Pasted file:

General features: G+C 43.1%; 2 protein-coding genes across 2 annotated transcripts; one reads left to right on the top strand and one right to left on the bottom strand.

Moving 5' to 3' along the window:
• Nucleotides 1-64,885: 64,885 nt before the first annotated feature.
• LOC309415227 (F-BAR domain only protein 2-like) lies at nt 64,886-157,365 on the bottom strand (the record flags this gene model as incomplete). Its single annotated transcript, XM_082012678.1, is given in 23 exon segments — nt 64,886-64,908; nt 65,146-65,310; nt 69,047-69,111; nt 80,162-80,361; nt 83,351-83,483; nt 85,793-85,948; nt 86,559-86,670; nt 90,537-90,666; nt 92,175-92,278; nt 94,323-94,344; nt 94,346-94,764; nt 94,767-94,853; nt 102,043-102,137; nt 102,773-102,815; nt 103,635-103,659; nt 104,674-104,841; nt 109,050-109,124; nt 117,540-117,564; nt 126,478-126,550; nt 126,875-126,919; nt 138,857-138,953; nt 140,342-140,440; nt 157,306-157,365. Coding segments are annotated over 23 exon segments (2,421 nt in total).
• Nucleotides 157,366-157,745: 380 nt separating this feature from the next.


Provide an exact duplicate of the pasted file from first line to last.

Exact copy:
General features: G+C 43.1%; 2 protein-coding genes across 2 annotated transcripts; one reads left to right on the top strand and one right to left on the bottom strand.

Moving 5' to 3' along the window:
• Nucleotides 1-64,885: 64,885 nt before the first annotated feature.
• LOC309415227 (F-BAR domain only protein 2-like) lies at nt 64,886-157,365 on the bottom strand (the record flags this gene model as incomplete). Its single annotated transcript, XM_082012678.1, is given in 23 exon segments — nt 64,886-64,908; nt 65,146-65,310; nt 69,047-69,111; nt 80,162-80,361; nt 83,351-83,483; nt 85,793-85,948; nt 86,559-86,670; nt 90,537-90,666; nt 92,175-92,278; nt 94,323-94,344; nt 94,346-94,764; nt 94,767-94,853; nt 102,043-102,137; nt 102,773-102,815; nt 103,635-103,659; nt 104,674-104,841; nt 109,050-109,124; nt 117,540-117,564; nt 126,478-126,550; nt 126,875-126,919; nt 138,857-138,953; nt 140,342-140,440; nt 157,306-157,365. Coding segments are annotated over 23 exon segments (2,421 nt in total).
• Nucleotides 157,366-157,745: 380 nt separating this feature from the next.